Growth Hormone Therapy

In the past, growth hormone was used to increase the adult height of children with growth hormone deficiency. However, in recent years growth hormone therapy has been approved for several other conditions.

Growth hormone is used in conditions such as:

  • Growth hormone deficiency 
  • Turner syndrome 
  • Idiopathic short stature
  • Noonan syndrome
  • Prader Willi syndrome
  • Children who are small for gestational age and did not undergo "catch-up" growth

Growth hormone will increase the speed at which your child is growing. This increase helps children reach a height a little taller than if they did not take growth hormone. Each child will respond differently.

Your child will grow faster during the first year of therapy. This growth may be two to three times faster than before therapy. This is called "catch-up" growth. The "catch-up" growth will eventually slow down. Growth hormone also has positive effects on lean body mass by changing fat metabolism. It helps strengthen bones and also helps improve cholesterol.

The therapy requires a daily injection. The shot is given directly under the skin in the arms, legs, lower back or stomach. A nurse will teach you and/or your child how to prepare the medicine and give the shot.

Most children stay on growth hormone treatment for several years to get the most benefit. However, children with growth hormone deficiency may need to stay on this treatment for life.

It is important to take growth hormone every day in order to get the most benefits from the medication. If a dose is missed, skip that dose. Do not double the next dose to make up for the missed dose.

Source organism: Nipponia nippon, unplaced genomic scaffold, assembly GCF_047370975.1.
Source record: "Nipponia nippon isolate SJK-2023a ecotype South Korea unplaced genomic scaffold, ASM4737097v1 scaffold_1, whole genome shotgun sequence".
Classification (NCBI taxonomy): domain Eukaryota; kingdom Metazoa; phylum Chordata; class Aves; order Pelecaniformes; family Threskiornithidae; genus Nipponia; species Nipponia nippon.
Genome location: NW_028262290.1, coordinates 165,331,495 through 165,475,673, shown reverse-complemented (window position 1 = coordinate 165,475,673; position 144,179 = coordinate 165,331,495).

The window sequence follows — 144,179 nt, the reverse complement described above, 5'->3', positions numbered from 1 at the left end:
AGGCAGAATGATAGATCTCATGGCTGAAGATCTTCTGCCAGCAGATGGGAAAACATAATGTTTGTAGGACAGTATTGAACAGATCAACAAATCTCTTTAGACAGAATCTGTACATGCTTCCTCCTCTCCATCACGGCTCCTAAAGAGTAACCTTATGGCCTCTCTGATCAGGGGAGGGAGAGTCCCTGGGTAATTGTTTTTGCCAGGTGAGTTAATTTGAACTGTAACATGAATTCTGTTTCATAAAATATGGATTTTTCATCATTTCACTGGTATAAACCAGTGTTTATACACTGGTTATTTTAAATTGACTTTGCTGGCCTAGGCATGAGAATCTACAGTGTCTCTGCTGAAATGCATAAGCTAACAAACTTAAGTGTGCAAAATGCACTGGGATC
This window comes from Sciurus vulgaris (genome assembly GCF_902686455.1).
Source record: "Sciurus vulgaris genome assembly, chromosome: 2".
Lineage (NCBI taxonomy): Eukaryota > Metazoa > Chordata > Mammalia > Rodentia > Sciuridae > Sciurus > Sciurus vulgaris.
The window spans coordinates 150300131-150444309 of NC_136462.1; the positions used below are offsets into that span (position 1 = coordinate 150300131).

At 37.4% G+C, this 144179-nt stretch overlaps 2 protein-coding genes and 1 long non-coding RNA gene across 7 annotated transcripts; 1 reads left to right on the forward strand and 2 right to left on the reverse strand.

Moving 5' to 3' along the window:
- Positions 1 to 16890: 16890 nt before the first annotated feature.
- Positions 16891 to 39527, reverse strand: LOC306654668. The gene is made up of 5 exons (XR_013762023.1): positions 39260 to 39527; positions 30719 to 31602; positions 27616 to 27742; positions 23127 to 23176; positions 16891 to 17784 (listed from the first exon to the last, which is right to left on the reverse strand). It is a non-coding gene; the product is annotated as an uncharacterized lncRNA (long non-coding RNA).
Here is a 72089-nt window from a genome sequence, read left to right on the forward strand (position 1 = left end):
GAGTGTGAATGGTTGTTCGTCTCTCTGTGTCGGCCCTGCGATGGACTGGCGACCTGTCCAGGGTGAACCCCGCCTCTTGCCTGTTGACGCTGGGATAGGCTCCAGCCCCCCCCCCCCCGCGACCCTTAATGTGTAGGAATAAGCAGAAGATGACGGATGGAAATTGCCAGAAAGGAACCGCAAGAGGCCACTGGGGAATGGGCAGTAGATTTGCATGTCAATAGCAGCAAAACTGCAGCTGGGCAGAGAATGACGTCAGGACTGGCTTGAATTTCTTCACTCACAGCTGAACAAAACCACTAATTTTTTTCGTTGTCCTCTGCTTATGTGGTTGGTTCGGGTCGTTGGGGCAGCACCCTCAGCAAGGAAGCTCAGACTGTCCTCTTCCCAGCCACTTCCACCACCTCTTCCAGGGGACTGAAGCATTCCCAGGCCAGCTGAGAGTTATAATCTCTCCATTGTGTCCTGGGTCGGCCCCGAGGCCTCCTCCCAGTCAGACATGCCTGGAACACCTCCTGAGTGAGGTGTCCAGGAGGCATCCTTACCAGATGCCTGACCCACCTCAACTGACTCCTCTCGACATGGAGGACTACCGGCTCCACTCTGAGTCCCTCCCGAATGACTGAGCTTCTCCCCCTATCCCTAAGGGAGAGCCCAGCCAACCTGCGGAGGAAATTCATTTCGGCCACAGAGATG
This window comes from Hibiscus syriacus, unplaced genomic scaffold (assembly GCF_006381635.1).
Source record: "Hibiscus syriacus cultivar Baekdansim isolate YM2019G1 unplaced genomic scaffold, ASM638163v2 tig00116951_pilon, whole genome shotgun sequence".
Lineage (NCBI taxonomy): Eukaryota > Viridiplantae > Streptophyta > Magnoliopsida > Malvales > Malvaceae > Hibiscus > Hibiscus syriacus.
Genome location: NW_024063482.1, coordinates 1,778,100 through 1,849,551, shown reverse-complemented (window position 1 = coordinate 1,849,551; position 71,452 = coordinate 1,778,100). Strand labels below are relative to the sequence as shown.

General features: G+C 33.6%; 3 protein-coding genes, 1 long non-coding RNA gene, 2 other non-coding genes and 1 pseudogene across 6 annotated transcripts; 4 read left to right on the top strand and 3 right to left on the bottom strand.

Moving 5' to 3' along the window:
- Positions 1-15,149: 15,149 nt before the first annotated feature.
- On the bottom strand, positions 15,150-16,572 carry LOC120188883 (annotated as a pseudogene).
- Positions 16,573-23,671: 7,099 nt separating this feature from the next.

Most growth hormone needs to be refrigerated. Check with your growth hormone company or your child's nurse.

This medication needs a special insurance approval at the beginning of therapy, yearly, and with each insurance change. Tell your doctor or endocrine nurse if you have new insurance.

Growth hormone is considered a safe therapy, and side effects are rare. The risk of side effects varies with diagnosis. Your doctor will discuss these side effects with you in greater detail.

One side effect is headaches, which may be caused by an increase in the pressure on the brain. This is reversible and should go away once the medicine has been stopped.

Growth hormone causes children to grow faster.  This fast growth can cause a problem with their hip. This is called slipped capital femoral epiphyses (i-pif-uh-seez) (SCFE). Children will usually complain of pain in the knee or hip and walk with a limp. This diagnosis is made by an X-ray.

Once your child is started on growth hormone, you should call your healthcare provider immediately for:

  • Severe headaches with or without vomiting
  • Limping
  • Knee or hip pain
  • Rash

Call your healthcare provider during normal business hours if there is swelling or redness at the injection site.

Children on growth hormone therapy should be seen by the endocrine provider every three to six months. Your provider will check on your child's growth and development and make dose changes as needed.

Clinic visits are extremely important to attend.


Last Updated 07/2014